Maquech Beetles Decorated and Used as Pieces of Living Jewelry

4:43:01 PM, Wednesday, April 04, 2012

-- Apparently as part of old Mayan tradition, folks in Mexico have been decorating Maquech beetles and clipping them to their clothes as living jewelry...

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2013 SRT Viper Reborn as a 640-hp Detroit-Built Supercar

4:11:54 PM, Wednesday, April 04, 2012

“The original Dodge Viper was the definition of irresistible force in a movable object -- a V-10 powered roadster that couldn't be beat in a straight line but punished those who couldn't master it around a curve. After a two-year hiatus driven by Chrysler's bankruptcy, the only V-10 American-built supercar has been reborn as the 2013 SRT Viper, and gifted with Ferrari-fighting levels of power and refinement. The fangs have grown sharper.

To a packed crowd at the New York Auto Show preview, SRT chief Ralph Gilles drove not just a production Viper on stage but a race version that will compete in the GT class of the American LeMans series. Gilles, wearing a "Detroit" t-shirt, made clear that the Viper wouldn't sell in huge numbers nor really matter to the company's finances. "The Viper shows we still have a soul here at Chrysler," Gilles says, adding that one colleague announced when the Viper plan's won approval that "today, we are a car company again."

While the company considered using pieces of the Fiat-Ferrari parts bin, Gilles and team chose instead to rework the internals of the previous Viper, which has soldiered on for several years as a track killer that was barely suitable for everyday driving. Engineers redesigned the frame to raise its stiffness and lightness, the restyled body uses mostly carbon-fiber panels, and the 8.4-liter V-10 was given a brace of updates that not only raised its power by 40 hp to 640 hp and 600 ft.-lbs. of torque, but made the power more usable. The combination of all such measures, Gilles says, creates a car that has a better power-to-weight ratio than a Lamborghini Aventador and the Chevrolet Corvette ZR1. (Fuel economy ratings are to be determined, but if you have to ask...)

But it's inside where the Viper breaks with tradition most. Admitting that the previous Viper's interior was considered a "joke" by competitors, Gilles said the new one was designed to match them. The seats are built by the same supplier who sells them to Ferrari; the dash includes two video screens. And for a car whose owners reveled in the lack of electronic driving aids, the new Viper not only comes with cruise control and stability control, but a launch system to snap off consistent drag strip times. (The launch control can be shut off, so that owners can turn the massive 355-ration Pirelli P Zero tires to smoke upon demand.)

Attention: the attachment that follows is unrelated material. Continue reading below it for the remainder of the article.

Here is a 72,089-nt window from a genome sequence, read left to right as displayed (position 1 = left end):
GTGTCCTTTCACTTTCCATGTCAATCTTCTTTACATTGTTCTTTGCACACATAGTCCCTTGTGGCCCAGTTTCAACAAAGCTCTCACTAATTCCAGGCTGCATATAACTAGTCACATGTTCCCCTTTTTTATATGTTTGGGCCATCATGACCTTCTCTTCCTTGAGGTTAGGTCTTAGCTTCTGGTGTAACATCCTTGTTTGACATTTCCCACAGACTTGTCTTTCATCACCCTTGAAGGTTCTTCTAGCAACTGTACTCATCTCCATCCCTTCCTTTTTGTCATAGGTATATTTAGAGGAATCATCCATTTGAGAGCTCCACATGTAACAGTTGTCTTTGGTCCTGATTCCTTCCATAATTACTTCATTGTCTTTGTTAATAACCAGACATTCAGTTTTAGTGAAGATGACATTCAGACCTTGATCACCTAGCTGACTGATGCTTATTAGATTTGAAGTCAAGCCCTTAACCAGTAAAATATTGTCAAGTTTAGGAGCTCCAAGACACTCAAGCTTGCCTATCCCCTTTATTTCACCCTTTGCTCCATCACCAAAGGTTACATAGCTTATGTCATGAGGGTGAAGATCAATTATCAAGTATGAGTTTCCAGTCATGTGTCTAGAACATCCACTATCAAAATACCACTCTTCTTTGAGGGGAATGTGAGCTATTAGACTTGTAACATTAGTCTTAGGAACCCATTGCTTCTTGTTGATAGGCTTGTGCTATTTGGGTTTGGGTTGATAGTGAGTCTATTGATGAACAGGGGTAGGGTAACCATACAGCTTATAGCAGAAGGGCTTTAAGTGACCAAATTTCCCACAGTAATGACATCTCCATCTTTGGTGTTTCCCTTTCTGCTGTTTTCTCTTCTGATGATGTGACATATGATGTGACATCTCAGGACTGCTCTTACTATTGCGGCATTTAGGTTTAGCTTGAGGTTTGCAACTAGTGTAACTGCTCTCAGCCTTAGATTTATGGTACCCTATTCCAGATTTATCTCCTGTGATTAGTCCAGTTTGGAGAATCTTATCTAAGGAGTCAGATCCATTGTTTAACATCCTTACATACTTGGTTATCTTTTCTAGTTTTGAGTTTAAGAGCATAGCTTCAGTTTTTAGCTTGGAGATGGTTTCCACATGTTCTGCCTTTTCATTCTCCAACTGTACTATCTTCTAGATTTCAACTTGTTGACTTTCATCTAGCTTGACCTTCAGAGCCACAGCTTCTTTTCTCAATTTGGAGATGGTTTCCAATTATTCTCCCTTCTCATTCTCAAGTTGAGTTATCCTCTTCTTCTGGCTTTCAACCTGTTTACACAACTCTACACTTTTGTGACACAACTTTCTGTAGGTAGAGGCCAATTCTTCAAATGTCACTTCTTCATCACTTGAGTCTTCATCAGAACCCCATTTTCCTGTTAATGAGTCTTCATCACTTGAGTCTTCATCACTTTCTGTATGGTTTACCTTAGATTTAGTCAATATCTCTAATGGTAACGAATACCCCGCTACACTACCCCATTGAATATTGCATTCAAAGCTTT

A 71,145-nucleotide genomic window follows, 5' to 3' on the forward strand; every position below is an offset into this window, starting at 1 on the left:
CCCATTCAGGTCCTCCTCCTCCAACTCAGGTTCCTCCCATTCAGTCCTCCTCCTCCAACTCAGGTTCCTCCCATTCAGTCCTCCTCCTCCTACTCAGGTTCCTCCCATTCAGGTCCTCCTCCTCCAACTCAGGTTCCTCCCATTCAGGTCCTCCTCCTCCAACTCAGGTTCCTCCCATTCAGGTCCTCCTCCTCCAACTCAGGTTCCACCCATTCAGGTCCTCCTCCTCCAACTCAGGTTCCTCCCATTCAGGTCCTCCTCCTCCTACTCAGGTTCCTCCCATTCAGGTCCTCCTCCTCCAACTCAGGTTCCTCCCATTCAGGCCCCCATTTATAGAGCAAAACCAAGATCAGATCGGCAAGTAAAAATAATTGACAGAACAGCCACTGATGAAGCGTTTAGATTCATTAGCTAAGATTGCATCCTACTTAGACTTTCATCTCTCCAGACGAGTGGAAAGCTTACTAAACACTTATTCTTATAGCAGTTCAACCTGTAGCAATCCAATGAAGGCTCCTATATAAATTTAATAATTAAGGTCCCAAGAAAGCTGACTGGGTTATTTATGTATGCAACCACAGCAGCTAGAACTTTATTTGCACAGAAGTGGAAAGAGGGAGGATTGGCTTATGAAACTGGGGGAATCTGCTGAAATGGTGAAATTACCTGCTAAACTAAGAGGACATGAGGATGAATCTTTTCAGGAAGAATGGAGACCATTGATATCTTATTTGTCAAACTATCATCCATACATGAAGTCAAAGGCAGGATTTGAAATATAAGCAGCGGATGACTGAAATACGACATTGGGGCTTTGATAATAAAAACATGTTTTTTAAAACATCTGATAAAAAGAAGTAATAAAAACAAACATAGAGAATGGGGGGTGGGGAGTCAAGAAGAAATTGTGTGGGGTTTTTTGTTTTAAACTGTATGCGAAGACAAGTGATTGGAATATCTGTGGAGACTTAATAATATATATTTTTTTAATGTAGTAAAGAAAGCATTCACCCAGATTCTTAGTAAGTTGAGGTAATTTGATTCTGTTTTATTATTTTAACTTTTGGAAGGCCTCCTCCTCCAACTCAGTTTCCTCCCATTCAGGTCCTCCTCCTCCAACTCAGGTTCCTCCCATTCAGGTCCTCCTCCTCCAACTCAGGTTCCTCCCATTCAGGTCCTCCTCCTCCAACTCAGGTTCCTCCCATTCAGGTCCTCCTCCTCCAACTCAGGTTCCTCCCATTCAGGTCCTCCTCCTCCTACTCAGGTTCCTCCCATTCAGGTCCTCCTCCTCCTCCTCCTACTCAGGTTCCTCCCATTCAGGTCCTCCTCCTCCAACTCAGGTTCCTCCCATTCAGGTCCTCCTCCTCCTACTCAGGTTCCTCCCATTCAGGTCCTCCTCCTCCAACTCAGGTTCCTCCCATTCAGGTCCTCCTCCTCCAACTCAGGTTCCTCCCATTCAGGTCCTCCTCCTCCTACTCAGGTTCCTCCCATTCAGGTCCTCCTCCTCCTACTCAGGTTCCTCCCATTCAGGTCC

In one small change, the Viper will be sold as two models; the GTS as a loaded version and a regular Viper with different bodywork and fewer interior options. Chrysler didn't release prices for the Viper, but the ZR1 Corvette and the Nissan GT-R now run about $100,000.

The previous Viper still holds the record for the fastest lap around Nürburgring of any production sports car. Given Chrysler almost sold off the Viper in bankruptcy, it's a marvel the car exists again at all -- but the Chrysler SRT team seems ready to take any comers once again when the Viper emerges this fall, if for no other reason than to show the company's soul survived.”

-- Do want! Always loved the Viper.

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Earth Has Scores of Mini-Moons, Models Predict

3:59:55 AM, Wednesday, April 04, 2012

“(Nat. Geo.) Our moon is not alone: Scores of unseen mini-moons are now in orbit around Earth, new computer models predict.

What's more, these tiny moons occasionally plummet through our planet's atmosphere, creating brilliant fireballs, the researchers say.

The findings are based on supercomputer simulations of ten million asteroids known to fly through the Earth-moon system. The models show that objects that circle the sun in orbits similar to Earth's are likely to be captured as mini-moons.

"We accurately tracked their motion—including the gravitational tugs from the sun and all the other planets and big asteroids in the solar system—and found that 18,000 of [these asteroids] were captured and briefly went into orbit around the Earth," said study co-author Robert Jedicke, an astronomer at the University of Hawaii.

"We estimate that there are one or two washing machine-size mini-moons and about a thousand larger than a softball [orbiting Earth] at any time," he said.

The captured moons would orbit Earth in twisted, convoluted paths. In fact, the simulations show that most mini-moons hang around for less than a year before they're either spit back out to orbit the sun or end up on a collision course with Earth, Jedicke said.

"The moon perturbs the orbit of about one in a thousand, so they hit the Earth—some of the meteors that you see at night are actually mini-moons falling to Earth."

Prehistoric Double Moons?

In addition to small space rocks, the models predict that once in awhile Earth captures something even larger.

The team's estimates show that every half century an object the size of a large dump truck—about 33 feet (10 meters) across—joins our roughly 2,100-mile-wide (3,400-kilometer-wide) moon.